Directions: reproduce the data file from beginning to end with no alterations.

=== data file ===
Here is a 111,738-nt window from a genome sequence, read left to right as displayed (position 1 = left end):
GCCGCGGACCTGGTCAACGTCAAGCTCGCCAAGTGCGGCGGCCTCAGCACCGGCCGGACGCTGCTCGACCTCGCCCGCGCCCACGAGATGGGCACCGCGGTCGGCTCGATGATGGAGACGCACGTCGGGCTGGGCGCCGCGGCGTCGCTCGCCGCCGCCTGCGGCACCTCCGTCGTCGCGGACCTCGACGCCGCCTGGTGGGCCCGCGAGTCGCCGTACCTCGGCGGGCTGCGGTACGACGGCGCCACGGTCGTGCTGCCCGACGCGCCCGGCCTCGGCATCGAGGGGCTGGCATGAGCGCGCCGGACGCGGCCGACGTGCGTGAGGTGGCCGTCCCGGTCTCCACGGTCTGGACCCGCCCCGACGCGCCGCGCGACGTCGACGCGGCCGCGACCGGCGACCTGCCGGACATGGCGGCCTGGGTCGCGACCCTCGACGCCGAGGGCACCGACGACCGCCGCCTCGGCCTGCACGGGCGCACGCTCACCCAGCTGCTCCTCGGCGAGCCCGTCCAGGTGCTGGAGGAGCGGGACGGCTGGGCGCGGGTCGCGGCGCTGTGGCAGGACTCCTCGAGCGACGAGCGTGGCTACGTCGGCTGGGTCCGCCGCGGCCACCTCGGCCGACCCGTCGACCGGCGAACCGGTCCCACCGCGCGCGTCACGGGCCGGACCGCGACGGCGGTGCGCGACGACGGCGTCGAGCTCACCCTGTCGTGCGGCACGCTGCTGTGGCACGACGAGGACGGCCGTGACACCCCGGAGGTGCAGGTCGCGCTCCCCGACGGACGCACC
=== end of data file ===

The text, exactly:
Here is a 111,738-nt window from a genome sequence, read left to right as displayed (position 1 = left end):
GCCGCGGACCTGGTCAACGTCAAGCTCGCCAAGTGCGGCGGCCTCAGCACCGGCCGGACGCTGCTCGACCTCGCCCGCGCCCACGAGATGGGCACCGCGGTCGGCTCGATGATGGAGACGCACGTCGGGCTGGGCGCCGCGGCGTCGCTCGCCGCCGCCTGCGGCACCTCCGTCGTCGCGGACCTCGACGCCGCCTGGTGGGCCCGCGAGTCGCCGTACCTCGGCGGGCTGCGGTACGACGGCGCCACGGTCGTGCTGCCCGACGCGCCCGGCCTCGGCATCGAGGGGCTGGCATGAGCGCGCCGGACGCGGCCGACGTGCGTGAGGTGGCCGTCCCGGTCTCCACGGTCTGGACCCGCCCCGACGCGCCGCGCGACGTCGACGCGGCCGCGACCGGCGACCTGCCGGACATGGCGGCCTGGGTCGCGACCCTCGACGCCGAGGGCACCGACGACCGCCGCCTCGGCCTGCACGGGCGCACGCTCACCCAGCTGCTCCTCGGCGAGCCCGTCCAGGTGCTGGAGGAGCGGGACGGCTGGGCGCGGGTCGCGGCGCTGTGGCAGGACTCCTCGAGCGACGAGCGTGGCTACGTCGGCTGGGTCCGCCGCGGCCACCTCGGCCGACCCGTCGACCGGCGAACCGGTCCCACCGCGCGCGTCACGGGCCGGACCGCGACGGCGGTGCGCGACGACGGCGTCGAGCTCACCCTGTCGTGCGGCACGCTGCTGTGGCACGACGAGGACGGCCGTGACACCCCGGAGGTGCAGGTCGCGCTCCCCGACGGACGCACC